Takeo Harada says an economic shock could snap Japan into innovating again.
Japan is the world’s forgotten power. Once at the zenith of global endeavour – the dynamo of the electronic boom – it lost its edge, and slid into a dilapidating deflationary spiral from which it is yet to emerge. “The Japanese were unprepared in the 1980s,” says Takeo Harada, for 12 years a senior diplomat at Japan’s Ministry of Foreign Affairs, now chief executive of the Institute of International Strategy and Information Analysis. “The Japanese were enjoying the Heisei bubble economy, and it just stopped. They were not aware what caused the bubble economy – so it was quite natural that they didn’t know how to respond to its collapse in 1991. Its lost two decades were just beginning.”
Harada believes that Japan remains in a state of bewilderment as to how its fall from grace came about – yet is strangely more optimistic than most about its long-term future. In his book Pax Japonica he urges the Japanese to consider again their relationship with the US, and the nature of the post-war settlement that he says shackled it to the economy of its enemy-turned-ally. In 1945, Japan was occupied by the Allied Powers, the only time it has been occupied by a foreign power. The occupation ended on the signing of the San Francisco Peace Treaty in 1951. The US became not just a diplomatic ally, but an economic one too. Much of the US’s market principles were adopted and a benign balance of payments between the US and Japan agreed.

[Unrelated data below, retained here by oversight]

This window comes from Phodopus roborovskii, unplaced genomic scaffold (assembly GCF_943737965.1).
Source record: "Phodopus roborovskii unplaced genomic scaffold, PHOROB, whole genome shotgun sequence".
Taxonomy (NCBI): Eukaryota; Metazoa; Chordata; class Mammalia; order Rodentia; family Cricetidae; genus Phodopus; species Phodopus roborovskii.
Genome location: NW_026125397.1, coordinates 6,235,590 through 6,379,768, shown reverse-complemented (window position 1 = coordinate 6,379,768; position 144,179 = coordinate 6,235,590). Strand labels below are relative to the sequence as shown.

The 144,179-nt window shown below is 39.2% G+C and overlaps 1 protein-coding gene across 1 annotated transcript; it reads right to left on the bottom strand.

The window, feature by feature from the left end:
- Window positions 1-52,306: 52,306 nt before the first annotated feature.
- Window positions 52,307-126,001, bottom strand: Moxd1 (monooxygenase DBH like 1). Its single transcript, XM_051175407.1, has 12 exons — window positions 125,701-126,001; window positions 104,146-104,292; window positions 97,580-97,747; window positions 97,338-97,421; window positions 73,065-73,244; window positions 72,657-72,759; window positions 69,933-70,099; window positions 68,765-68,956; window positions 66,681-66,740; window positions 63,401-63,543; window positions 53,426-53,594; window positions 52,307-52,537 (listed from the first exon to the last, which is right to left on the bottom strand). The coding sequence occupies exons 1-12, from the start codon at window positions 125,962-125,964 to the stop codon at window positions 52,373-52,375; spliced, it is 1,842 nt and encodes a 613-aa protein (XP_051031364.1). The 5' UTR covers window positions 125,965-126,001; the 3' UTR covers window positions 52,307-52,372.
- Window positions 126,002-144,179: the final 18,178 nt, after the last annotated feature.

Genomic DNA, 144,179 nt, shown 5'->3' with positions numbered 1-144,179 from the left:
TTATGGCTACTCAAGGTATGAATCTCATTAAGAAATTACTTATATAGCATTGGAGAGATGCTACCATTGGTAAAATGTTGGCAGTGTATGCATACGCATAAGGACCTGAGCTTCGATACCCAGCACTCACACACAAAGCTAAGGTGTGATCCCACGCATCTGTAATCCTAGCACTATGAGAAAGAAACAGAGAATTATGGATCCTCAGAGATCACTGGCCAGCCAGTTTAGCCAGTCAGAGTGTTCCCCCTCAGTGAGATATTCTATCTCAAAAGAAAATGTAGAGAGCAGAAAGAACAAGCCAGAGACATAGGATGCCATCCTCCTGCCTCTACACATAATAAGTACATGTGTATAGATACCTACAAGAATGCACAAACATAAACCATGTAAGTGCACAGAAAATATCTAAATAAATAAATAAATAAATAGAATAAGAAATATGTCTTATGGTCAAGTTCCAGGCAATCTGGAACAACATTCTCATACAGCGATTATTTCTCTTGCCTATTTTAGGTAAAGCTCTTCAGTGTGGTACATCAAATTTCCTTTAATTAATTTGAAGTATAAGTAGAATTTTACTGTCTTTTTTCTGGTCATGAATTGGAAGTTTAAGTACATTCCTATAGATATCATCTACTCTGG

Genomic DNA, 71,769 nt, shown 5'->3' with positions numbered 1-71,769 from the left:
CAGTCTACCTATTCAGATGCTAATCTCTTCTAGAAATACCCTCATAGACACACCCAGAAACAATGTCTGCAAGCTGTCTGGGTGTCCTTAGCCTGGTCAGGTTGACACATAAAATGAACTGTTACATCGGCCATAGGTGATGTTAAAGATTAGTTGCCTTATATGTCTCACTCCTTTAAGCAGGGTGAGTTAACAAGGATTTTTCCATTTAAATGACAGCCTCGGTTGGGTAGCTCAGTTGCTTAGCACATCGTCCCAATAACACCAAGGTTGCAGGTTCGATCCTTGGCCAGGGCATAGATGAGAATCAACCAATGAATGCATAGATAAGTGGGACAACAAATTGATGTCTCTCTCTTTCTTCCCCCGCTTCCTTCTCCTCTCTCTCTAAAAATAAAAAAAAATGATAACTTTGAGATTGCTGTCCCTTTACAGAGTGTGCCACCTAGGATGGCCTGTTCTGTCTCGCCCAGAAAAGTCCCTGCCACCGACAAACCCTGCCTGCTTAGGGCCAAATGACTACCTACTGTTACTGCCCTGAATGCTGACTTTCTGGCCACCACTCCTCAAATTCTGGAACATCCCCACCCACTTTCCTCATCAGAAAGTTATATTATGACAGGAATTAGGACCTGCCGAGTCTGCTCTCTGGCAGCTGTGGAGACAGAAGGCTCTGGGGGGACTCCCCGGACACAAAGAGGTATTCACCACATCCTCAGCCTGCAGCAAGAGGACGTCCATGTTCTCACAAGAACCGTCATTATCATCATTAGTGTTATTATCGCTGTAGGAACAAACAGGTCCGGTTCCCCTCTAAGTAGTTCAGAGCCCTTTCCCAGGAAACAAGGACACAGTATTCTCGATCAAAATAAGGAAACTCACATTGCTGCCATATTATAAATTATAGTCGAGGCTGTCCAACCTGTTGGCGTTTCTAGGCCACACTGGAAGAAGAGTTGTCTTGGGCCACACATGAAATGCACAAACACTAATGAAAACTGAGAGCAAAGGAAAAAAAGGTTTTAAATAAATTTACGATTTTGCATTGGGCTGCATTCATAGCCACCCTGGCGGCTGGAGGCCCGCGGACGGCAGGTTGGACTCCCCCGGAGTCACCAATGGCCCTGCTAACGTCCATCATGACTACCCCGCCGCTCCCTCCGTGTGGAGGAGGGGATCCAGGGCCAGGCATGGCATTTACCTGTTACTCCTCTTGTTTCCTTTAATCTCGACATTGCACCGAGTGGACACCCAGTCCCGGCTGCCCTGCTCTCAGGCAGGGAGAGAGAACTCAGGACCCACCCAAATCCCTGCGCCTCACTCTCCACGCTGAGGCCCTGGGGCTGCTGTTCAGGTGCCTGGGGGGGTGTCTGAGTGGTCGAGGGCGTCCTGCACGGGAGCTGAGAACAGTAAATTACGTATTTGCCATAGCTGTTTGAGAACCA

Yet the new relationship also opened routes for talent to leave Japan. The economic highway to the US, says Harada, would later contribute to a transpacific brain drain, blunting, he argues, Japan’s prospects of recovering from its malaise.
Harada speaks of Japan as a nation of “failed innovation” – a far cry from the cutting-edge giant that eclipsed all-comers in the late 20th century. “In the period of oil shock in the late 1970s, the government of Japan tried to gather all the scientists from the Japanese private universities and colleges to try to encourage them to accelerate their innovations,” he says. “By the time the bubble economy took hold in the 1980s, this innovation drive was forgotten and the talented scientists were forced to go abroad, particularly to the United States.”